The surprise decision by Egyptian President Hosni Mubarak to propose a constitutional amendment that would allow direct and competitive presidential elections may be a giant step for democracy in Egypt and the Arab World. Westerners used to pluralistic democracy may find it hard to understand what a potentially huge shift this will be in a country accustomed to military rule for over 50 years.
Under the current system, Egyptian citizens can only show up on the day of a presidential referendum every six years and say yes or no to the single name that appears on the presidential ballot. This explains why someone like Mubarak always received over 90 percent of the vote, albeit amid indifferent turnout. Syrian and Iraqi strongmen have done even better with this system, no doubt because they demanded that the names and addresses of voters be put at the bottom of each ballot.
Many people have long argued that democratization in the Middle East will not get far until Egypt becomes fully engaged in the process. Egypt could not truly set out on a path of democratization without first amending its constitution -- to downsize the Pharaonic powers of its president and set limits on his term in office. Mubarak, after all, is already in his 24th year as president. So the announcement that he wants competitive presidential elections is an important first step.
The regime may assume that it will be able to use the process to its own advantage, but events may not be that easy to control once people begin to feel empowered. The democratic genie is out of the bottle.
In any case, Egypt is not the only country in this troubled region that is now embarking on the road of democracy. Turkey at one end of the Middle East and Morocco at the other are already well on their way. The real groundswell this time seems to have come from the close timing and positive outcomes of recent elections in Iraq, Palestine, and to a lesser degree in Saudi Arabia.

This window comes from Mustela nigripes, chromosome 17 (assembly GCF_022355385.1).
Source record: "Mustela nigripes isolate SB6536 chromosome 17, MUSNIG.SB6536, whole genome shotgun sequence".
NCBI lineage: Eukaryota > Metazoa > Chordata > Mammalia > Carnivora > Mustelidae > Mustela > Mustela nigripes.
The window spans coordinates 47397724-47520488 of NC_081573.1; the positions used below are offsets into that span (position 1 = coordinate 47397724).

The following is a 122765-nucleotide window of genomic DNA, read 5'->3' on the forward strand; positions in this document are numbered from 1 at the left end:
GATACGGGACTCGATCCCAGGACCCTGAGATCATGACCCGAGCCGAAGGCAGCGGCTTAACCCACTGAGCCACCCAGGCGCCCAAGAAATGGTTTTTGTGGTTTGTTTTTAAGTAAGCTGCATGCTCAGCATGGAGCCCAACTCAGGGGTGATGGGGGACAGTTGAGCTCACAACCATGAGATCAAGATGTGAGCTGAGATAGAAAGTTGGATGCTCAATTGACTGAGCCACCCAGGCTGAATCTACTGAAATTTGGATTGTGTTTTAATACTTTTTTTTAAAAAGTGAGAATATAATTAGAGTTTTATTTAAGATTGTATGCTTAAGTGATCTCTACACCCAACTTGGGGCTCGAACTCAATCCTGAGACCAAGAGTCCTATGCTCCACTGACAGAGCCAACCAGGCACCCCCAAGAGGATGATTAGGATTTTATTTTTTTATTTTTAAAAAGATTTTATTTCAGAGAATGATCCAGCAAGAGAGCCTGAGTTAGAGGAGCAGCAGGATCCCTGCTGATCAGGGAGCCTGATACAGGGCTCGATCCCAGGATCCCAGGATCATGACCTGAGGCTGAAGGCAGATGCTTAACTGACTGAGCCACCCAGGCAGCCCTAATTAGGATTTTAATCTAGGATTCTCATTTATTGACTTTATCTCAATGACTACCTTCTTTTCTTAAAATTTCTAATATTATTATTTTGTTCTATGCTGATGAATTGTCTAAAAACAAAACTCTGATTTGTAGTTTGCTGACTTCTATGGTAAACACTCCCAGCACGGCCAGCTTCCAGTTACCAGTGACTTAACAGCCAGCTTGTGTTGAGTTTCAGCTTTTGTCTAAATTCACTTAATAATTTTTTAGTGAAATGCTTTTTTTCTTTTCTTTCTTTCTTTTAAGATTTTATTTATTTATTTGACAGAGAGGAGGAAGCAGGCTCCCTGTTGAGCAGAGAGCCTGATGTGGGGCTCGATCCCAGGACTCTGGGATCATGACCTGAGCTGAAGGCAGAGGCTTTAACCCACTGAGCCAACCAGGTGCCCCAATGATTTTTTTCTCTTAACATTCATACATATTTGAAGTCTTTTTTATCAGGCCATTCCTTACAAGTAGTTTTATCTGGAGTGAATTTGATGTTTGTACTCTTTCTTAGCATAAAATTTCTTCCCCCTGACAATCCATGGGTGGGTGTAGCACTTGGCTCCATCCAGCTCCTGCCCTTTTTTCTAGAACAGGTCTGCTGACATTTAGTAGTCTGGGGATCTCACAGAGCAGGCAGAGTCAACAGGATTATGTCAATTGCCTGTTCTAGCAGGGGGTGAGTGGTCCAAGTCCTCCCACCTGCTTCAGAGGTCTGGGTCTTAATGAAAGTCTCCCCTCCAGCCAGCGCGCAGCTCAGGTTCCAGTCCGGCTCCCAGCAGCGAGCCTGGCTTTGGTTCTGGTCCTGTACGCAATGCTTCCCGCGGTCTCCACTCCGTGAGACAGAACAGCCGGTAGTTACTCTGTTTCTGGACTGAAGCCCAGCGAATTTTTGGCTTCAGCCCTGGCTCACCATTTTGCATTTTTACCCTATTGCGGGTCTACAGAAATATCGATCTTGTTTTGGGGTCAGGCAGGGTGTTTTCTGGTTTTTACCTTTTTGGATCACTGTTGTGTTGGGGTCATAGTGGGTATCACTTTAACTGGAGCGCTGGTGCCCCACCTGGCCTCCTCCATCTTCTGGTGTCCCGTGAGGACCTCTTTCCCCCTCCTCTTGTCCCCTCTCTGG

The unprecedented demonstrations against Syria's occupation of Lebanon following the assassination of its former prime minister, Rafiq al-Hariri, show no signs of abating. Egyptian opposition groups, too, have staged increasingly bold marches and other forms of civil disobedience in the last few weeks.
The catalyst for their anger was the arrest and detention of the ailing opposition leader Ayman Nour at the end of January. The government's heavy-handed behavior reinvigorated the homegrown Kifay (Enough) movement, which has demanded an end to the Mubarak regime. Suddenly the popular wisdom that Egyptians are passive and afraid to act did not seem to be holding up. An alliance of local, regional, and international forces is uniting against tyranny-as-usual on the banks of the Nile.
The recent wave of popular pressure appears to have shaken the regime. Only a month ago, Mubarak dismissed demands for constitutional reform as "futile." But, whatever combination of events brought about his change of heart, election initiative should be welcomed. It is a necessary -- but insufficient -- first step for overhauling Egypt's stagnant political system.
Egyptians are already wary of token reforms a la Tunisia, where longstanding President Zine El Abidin Bin Ali created a caricature of a constitutional amendment that appeared to open the door for competitive presidential elections, but then staged a sham contest with a few handpicked ?"opponents." In previous Tunisian presidential referenda, Bin Ali routinely received 99 percent of the vote; he now got 96 percent.